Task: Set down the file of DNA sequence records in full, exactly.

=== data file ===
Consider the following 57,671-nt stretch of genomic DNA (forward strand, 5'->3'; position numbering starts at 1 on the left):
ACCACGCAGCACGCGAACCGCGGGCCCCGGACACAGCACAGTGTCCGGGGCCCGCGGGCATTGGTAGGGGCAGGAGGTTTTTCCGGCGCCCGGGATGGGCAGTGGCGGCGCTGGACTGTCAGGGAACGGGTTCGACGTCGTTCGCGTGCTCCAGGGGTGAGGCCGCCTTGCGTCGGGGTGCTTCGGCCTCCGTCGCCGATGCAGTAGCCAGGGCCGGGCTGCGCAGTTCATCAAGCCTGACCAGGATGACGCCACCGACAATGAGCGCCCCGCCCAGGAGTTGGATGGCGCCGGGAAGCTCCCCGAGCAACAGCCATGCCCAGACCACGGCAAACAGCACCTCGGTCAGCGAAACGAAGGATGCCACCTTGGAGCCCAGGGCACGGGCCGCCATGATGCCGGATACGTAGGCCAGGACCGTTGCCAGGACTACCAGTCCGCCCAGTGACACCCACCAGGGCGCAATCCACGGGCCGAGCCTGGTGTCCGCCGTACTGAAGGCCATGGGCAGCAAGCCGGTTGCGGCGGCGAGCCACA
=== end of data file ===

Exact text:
Consider the following 57,671-nt stretch of genomic DNA (forward strand, 5'->3'; position numbering starts at 1 on the left):
ACCACGCAGCACGCGAACCGCGGGCCCCGGACACAGCACAGTGTCCGGGGCCCGCGGGCATTGGTAGGGGCAGGAGGTTTTTCCGGCGCCCGGGATGGGCAGTGGCGGCGCTGGACTGTCAGGGAACGGGTTCGACGTCGTTCGCGTGCTCCAGGGGTGAGGCCGCCTTGCGTCGGGGTGCTTCGGCCTCCGTCGCCGATGCAGTAGCCAGGGCCGGGCTGCGCAGTTCATCAAGCCTGACCAGGATGACGCCACCGACAATGAGCGCCCCGCCCAGGAGTTGGATGGCGCCGGGAAGCTCCCCGAGCAACAGCCATGCCCAGACCACGGCAAACAGCACCTCGGTCAGCGAAACGAAGGATGCCACCTTGGAGCCCAGGGCACGGGCCGCCATGATGCCGGATACGTAGGCCAGGACCGTTGCCAGGACTACCAGTCCGCCCAGTGACACCCACCAGGGCGCAATCCACGGGCCGAGCCTGGTGTCCGCCGTACTGAAGGCCATGGGCAGCAAGCCGGTTGCGGCGGCGAGCCACA